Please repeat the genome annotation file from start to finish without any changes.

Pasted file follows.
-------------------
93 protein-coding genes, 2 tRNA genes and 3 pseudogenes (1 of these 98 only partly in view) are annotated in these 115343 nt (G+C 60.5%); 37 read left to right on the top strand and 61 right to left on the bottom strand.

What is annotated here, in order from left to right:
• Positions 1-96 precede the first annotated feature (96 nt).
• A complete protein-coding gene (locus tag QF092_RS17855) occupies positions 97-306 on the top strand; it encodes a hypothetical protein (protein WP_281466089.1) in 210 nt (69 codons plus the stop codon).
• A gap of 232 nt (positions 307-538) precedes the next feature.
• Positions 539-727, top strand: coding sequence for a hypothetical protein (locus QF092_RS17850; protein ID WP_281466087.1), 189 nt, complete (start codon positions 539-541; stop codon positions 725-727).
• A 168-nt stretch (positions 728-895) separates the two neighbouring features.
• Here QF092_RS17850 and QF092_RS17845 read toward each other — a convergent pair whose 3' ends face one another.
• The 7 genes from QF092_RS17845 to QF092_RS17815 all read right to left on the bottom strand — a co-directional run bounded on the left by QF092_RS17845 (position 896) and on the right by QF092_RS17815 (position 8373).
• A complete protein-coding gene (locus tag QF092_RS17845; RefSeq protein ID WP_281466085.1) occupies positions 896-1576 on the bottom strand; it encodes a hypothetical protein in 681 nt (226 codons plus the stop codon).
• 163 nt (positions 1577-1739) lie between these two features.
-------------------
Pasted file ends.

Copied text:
93 protein-coding genes, 2 tRNA genes and 3 pseudogenes (1 of these 98 only partly in view) are annotated in these 115343 nt (G+C 60.5%); 37 read left to right on the top strand and 61 right to left on the bottom strand.

What is annotated here, in order from left to right:
• Positions 1-96 precede the first annotated feature (96 nt).
• A complete protein-coding gene (locus tag QF092_RS17855) occupies positions 97-306 on the top strand; it encodes a hypothetical protein (protein WP_281466089.1) in 210 nt (69 codons plus the stop codon).
• A gap of 232 nt (positions 307-538) precedes the next feature.
• Positions 539-727, top strand: coding sequence for a hypothetical protein (locus QF092_RS17850; protein ID WP_281466087.1), 189 nt, complete (start codon positions 539-541; stop codon positions 725-727).
• A 168-nt stretch (positions 728-895) separates the two neighbouring features.
• Here QF092_RS17850 and QF092_RS17845 read toward each other — a convergent pair whose 3' ends face one another.
• The 7 genes from QF092_RS17845 to QF092_RS17815 all read right to left on the bottom strand — a co-directional run bounded on the left by QF092_RS17845 (position 896) and on the right by QF092_RS17815 (position 8373).
• A complete protein-coding gene (locus tag QF092_RS17845; RefSeq protein ID WP_281466085.1) occupies positions 896-1576 on the bottom strand; it encodes a hypothetical protein in 681 nt (226 codons plus the stop codon).
• 163 nt (positions 1577-1739) lie between these two features.